Finding Langston

Dear Reader,

Have you ever felt alone? Have you ever felt misunderstood by those who love you? Have you ever found hope in unexpected places? Then you know how the main character feels in this outstanding novel for readers 9 years old and up. Told in present tense from the first person point of view, the sentences come alive with the cadence of the main character’s Southern speech. If you like stories by Patricia MacLachlan, you will love this 104-page novel. 

Cline-Ransome, Lesa. Finding Langston. New York: Holiday House, 2018.

After the death of his mother in 1946, eleven-year-old Langston moves with his father from Alabama to Chicago. Living in a lonely apartment building and bullied at school, Langston finds refuge in the school library where he discovers the magical poetry of Langston Hughes.

More stories of moving

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More stories set in the past

More stories about people of African heritage

Poetry by Langston Hughes

A post about the power of poetry

Happy reading!

Ms. R. 

Cinnamon Moon

Dear Reader,

Ailis and her brother are orphans living in a boarding house in Chicago after the Great Fire of 1871.

If you’ve read Sweep by Jonathan Auxier, you’ll remember how children were snatched by unscrupulous men to work as chimney sweeps.  In this novel, children are also enslaved, this time by devious men who force them to work as rat-catchers in the sewers of Chicago. But twelve-year-old Ailis is fiesty and brave. She is determined to save herself and her brother from a grim future. 

Cinnamon Moon is not a difficult novel to read as far the reading level is concerned.  The narration is written in present tense and from the first person point of view, so the story feels up-to-date in its style. Furthermore, the font is a comfortable size and the lines of print are well-spaced. But the story itself is serious and based on historical facts which are explained at the back of the book. However, rather than being discouraging or depressing, this novel is filled with humour and hope. I think the history will interest you and the ending will inspire you.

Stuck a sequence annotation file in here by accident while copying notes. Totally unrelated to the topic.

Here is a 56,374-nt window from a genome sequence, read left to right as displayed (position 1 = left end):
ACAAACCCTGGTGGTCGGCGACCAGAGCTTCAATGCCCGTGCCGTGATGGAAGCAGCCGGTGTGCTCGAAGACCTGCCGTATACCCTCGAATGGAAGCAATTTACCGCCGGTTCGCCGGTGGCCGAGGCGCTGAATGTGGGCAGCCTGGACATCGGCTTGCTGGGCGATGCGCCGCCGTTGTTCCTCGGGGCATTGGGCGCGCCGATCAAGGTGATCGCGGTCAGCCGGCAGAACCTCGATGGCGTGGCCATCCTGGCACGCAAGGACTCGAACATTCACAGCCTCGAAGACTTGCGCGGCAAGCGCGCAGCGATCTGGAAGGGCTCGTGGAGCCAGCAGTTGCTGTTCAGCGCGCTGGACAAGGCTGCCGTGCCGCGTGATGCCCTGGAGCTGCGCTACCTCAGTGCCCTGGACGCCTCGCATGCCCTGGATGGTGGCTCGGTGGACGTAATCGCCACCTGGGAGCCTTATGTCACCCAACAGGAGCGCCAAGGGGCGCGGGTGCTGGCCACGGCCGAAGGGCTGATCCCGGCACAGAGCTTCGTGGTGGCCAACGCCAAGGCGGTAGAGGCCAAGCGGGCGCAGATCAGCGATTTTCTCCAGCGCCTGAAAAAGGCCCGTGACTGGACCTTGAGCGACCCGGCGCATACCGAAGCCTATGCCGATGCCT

Hilmo, Tess. Cinnamon Moon. New York: Margaret Ferguson Books/Farrar, Straus Giroux, 2016. 

P.S. Always watch for books by Tess Hilmo: they’re invariably well-written. 

More historical novels

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The Player King

Dear Reader,

You have already enjoyed many stories about characters who set out to search for something. Perhaps you have also read or watched movie versions of these famous quests:  Homer’s Odyssey, Tolkien’s Lord of the Rings, and Baum’s The Wizard of Oz.  Many folktales and fantasy novels focus on a hero’s journey to find someone or something.

Here is another story that tells of a quest. But this one is not a fantasy novel. This novel is based on something that actually happened long ago in England.

Avi. The Player King. New York: Atheneum Books for Young Readers, 2017.

During the 1400s, two families fought to gain control of the English throne. In 1485, Henry proclaimed himself king and defeated Richard at the Battle of Bosworth Field. But Richard’s supporters did not want to give up the power they’d enjoyed. So they found a boy, Lambert Simnel, and convinced him to pretend that he was the true heir to the crown. All so they could keep their wealth and prestige. This really happened. This novel is a spell-binding tale that tells how a young penniless orphan might have been convinced that he was someone important, someone who was worthy of becoming the king.